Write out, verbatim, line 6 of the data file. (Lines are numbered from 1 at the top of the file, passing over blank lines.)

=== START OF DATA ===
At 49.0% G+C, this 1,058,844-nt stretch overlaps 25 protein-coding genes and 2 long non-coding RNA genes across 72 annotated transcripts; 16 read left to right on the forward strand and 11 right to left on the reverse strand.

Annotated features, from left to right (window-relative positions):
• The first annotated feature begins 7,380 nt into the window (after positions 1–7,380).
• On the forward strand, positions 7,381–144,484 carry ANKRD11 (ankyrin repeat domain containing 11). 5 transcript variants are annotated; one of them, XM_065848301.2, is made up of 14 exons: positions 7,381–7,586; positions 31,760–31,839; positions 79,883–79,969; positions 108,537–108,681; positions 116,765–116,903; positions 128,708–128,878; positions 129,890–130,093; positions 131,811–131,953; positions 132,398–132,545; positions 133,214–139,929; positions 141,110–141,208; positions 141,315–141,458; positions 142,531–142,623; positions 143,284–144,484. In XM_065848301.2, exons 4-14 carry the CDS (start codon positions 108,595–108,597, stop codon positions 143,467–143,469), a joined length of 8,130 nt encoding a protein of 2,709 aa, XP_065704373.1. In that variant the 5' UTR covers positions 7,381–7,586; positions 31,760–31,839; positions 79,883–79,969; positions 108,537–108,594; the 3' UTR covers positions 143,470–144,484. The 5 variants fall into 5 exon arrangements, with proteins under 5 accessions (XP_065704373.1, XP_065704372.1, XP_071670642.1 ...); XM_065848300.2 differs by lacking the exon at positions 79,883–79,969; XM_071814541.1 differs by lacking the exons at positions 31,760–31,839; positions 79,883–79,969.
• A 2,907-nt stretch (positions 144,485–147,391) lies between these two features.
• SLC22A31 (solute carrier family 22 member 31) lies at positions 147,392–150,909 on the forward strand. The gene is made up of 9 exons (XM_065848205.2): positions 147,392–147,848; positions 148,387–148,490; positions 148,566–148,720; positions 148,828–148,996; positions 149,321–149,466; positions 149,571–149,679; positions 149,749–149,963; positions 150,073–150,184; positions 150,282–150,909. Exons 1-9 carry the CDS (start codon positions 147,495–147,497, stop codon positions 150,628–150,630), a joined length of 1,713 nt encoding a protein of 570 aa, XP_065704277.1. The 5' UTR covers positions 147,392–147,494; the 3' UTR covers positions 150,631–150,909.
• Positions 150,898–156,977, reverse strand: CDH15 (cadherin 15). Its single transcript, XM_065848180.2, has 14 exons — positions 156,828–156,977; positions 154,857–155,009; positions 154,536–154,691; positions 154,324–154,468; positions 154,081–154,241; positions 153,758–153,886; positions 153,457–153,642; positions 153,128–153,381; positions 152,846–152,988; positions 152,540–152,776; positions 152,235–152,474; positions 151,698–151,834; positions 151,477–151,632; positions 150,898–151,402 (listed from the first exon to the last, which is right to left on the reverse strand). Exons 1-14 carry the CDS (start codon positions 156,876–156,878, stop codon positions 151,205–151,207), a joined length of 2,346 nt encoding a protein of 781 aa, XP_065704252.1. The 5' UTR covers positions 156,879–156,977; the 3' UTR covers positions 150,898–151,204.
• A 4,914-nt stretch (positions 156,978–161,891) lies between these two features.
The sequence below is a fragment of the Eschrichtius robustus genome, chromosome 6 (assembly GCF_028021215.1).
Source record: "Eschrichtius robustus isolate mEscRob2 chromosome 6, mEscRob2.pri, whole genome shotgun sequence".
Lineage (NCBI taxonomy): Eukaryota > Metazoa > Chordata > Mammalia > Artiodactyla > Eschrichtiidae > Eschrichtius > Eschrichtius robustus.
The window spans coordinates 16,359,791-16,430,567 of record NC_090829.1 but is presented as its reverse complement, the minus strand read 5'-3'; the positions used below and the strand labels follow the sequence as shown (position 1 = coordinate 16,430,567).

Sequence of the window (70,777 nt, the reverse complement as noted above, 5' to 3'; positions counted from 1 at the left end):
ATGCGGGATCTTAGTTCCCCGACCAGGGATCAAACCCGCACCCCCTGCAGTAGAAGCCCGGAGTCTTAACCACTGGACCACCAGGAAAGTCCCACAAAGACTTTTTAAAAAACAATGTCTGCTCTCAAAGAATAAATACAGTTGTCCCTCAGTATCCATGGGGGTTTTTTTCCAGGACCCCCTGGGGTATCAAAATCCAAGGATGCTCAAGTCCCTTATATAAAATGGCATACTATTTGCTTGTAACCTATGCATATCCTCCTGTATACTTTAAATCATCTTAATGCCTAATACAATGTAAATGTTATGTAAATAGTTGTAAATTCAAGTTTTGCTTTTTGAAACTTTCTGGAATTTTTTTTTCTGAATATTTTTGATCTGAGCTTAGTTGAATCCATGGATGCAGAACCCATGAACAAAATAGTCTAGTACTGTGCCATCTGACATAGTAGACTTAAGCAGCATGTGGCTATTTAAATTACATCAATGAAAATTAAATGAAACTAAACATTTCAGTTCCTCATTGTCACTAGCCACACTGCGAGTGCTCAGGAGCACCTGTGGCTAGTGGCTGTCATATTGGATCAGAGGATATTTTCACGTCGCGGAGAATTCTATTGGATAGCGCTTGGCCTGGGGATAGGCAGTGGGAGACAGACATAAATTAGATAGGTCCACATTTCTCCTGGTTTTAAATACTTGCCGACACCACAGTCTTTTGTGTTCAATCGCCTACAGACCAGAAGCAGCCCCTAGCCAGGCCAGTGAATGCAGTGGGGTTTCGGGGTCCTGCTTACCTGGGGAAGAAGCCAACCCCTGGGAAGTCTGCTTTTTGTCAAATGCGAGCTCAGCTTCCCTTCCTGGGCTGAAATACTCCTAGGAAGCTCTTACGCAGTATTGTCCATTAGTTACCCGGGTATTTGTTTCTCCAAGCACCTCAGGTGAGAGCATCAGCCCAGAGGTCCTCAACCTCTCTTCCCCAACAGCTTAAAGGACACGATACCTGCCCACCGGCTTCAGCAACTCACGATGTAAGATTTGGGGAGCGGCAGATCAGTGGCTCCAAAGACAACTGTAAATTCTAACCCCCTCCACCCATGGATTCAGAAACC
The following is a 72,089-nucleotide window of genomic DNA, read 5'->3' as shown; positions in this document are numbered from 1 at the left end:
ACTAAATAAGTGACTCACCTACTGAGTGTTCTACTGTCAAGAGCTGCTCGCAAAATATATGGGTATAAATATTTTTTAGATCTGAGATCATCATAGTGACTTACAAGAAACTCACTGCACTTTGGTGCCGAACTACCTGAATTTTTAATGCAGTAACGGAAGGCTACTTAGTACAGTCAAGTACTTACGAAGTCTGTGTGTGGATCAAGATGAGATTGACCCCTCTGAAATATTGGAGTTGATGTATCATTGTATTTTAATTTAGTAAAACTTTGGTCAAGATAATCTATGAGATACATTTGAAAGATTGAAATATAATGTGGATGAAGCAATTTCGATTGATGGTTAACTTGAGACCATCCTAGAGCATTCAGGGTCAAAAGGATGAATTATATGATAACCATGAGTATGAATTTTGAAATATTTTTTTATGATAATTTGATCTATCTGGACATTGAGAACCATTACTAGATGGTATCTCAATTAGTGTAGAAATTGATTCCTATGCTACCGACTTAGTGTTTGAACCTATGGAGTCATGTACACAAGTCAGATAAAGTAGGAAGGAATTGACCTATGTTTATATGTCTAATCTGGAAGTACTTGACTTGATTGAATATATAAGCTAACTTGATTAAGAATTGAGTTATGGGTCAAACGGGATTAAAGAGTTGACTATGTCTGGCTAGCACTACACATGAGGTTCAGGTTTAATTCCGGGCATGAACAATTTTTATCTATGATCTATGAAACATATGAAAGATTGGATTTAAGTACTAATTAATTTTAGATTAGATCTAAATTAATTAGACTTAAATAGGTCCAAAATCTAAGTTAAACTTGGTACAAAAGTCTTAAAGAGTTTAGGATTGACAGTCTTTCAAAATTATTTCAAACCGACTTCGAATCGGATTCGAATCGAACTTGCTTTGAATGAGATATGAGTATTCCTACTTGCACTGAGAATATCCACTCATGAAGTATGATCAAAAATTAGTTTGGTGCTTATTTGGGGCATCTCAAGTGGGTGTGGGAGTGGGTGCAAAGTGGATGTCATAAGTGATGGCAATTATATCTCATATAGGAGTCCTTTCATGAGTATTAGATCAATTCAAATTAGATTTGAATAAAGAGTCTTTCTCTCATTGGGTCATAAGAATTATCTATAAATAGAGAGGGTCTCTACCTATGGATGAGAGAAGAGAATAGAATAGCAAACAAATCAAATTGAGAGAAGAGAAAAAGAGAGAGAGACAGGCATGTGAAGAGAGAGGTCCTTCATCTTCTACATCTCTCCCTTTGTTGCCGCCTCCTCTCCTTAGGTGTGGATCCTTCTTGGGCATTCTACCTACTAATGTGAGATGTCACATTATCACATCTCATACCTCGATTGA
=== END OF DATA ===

• SLC22A31 (solute carrier family 22 member 31) lies at positions 147,392–150,909 on the forward strand. The gene is made up of 9 exons (XM_065848205.2): positions 147,392–147,848; positions 148,387–148,490; positions 148,566–148,720; positions 148,828–148,996; positions 149,321–149,466; positions 149,571–149,679; positions 149,749–149,963; positions 150,073–150,184; positions 150,282–150,909. Exons 1-9 carry the CDS (start codon positions 147,495–147,497, stop codon positions 150,628–150,630), a joined length of 1,713 nt encoding a protein of 570 aa, XP_065704277.1. The 5' UTR covers positions 147,392–147,494; the 3' UTR covers positions 150,631–150,909.